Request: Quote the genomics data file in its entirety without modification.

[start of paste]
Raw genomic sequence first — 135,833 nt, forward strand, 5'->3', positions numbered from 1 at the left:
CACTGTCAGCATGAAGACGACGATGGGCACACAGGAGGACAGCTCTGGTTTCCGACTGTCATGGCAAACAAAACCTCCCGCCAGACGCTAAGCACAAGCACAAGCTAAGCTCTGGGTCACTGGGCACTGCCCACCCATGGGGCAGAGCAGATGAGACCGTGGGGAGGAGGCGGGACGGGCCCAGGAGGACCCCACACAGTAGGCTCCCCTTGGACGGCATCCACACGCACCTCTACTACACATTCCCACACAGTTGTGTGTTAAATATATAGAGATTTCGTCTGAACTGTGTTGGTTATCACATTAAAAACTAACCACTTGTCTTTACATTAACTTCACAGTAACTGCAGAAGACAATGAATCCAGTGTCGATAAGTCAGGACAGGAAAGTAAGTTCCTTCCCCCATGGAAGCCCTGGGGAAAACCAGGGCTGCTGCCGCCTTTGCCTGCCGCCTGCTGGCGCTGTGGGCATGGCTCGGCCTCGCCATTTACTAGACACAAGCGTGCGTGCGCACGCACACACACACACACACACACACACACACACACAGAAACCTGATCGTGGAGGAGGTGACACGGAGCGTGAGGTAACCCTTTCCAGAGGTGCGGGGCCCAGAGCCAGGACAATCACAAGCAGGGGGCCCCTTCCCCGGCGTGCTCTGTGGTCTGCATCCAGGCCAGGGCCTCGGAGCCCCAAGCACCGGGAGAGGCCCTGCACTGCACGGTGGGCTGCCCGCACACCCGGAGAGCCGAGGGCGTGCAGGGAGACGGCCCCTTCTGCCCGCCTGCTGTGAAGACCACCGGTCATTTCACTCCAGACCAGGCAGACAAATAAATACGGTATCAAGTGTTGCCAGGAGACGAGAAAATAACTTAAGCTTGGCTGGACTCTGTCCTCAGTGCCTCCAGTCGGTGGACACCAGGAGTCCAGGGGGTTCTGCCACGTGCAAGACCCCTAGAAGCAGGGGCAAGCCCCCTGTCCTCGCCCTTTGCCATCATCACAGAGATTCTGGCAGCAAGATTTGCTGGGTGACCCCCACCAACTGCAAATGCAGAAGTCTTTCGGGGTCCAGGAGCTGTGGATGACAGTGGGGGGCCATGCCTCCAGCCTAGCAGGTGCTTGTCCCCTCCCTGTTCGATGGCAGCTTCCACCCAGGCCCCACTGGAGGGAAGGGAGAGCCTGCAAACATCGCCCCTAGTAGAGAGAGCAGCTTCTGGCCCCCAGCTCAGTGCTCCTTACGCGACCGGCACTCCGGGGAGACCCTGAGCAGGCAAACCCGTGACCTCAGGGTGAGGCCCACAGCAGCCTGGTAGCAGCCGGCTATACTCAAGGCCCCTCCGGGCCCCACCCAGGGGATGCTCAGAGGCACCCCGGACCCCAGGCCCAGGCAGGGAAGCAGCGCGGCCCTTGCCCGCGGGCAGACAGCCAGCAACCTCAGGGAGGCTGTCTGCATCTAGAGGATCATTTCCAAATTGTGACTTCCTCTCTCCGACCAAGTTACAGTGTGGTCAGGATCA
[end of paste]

Raw genomic sequence first — 135,833 nt, forward strand, 5'->3', positions numbered from 1 at the left:
CACTGTCAGCATGAAGACGACGATGGGCACACAGGAGGACAGCTCTGGTTTCCGACTGTCATGGCAAACAAAACCTCCCGCCAGACGCTAAGCACAAGCACAAGCTAAGCTCTGGGTCACTGGGCACTGCCCACCCATGGGGCAGAGCAGATGAGACCGTGGGGAGGAGGCGGGACGGGCCCAGGAGGACCCCACACAGTAGGCTCCCCTTGGACGGCATCCACACGCACCTCTACTACACATTCCCACACAGTTGTGTGTTAAATATATAGAGATTTCGTCTGAACTGTGTTGGTTATCACATTAAAAACTAACCACTTGTCTTTACATTAACTTCACAGTAACTGCAGAAGACAATGAATCCAGTGTCGATAAGTCAGGACAGGAAAGTAAGTTCCTTCCCCCATGGAAGCCCTGGGGAAAACCAGGGCTGCTGCCGCCTTTGCCTGCCGCCTGCTGGCGCTGTGGGCATGGCTCGGCCTCGCCATTTACTAGACACAAGCGTGCGTGCGCACGCACACACACACACACACACACACACACACACACAGAAACCTGATCGTGGAGGAGGTGACACGGAGCGTGAGGTAACCCTTTCCAGAGGTGCGGGGCCCAGAGCCAGGACAATCACAAGCAGGGGGCCCCTTCCCCGGCGTGCTCTGTGGTCTGCATCCAGGCCAGGGCCTCGGAGCCCCAAGCACCGGGAGAGGCCCTGCACTGCACGGTGGGCTGCCCGCACACCCGGAGAGCCGAGGGCGTGCAGGGAGACGGCCCCTTCTGCCCGCCTGCTGTGAAGACCACCGGTCATTTCACTCCAGACCAGGCAGACAAATAAATACGGTATCAAGTGTTGCCAGGAGACGAGAAAATAACTTAAGCTTGGCTGGACTCTGTCCTCAGTGCCTCCAGTCGGTGGACACCAGGAGTCCAGGGGGTTCTGCCACGTGCAAGACCCCTAGAAGCAGGGGCAAGCCCCCTGTCCTCGCCCTTTGCCATCATCACAGAGATTCTGGCAGCAAGATTTGCTGGGTGACCCCCACCAACTGCAAATGCAGAAGTCTTTCGGGGTCCAGGAGCTGTGGATGACAGTGGGGGGCCATGCCTCCAGCCTAGCAGGTGCTTGTCCCCTCCCTGTTCGATGGCAGCTTCCACCCAGGCCCCACTGGAGGGAAGGGAGAGCCTGCAAACATCGCCCCTAGTAGAGAGAGCAGCTTCTGGCCCCCAGCTCAGTGCTCCTTACGCGACCGGCACTCCGGGGAGACCCTGAGCAGGCAAACCCGTGACCTCAGGGTGAGGCCCACAGCAGCCTGGTAGCAGCCGGCTATACTCAAGGCCCCTCCGGGCCCCACCCAGGGGATGCTCAGAGGCACCCCGGACCCCAGGCCCAGGCAGGGAAGCAGCGCGGCCCTTGCCCGCGGGCAGACAGCCAGCAACCTCAGGGAGGCTGTCTGCATCTAGAGGATCATTTCCAAATTGTGACTTCCTCTCTCCGACCAAGTTACAGTGTGGTCAGGATCA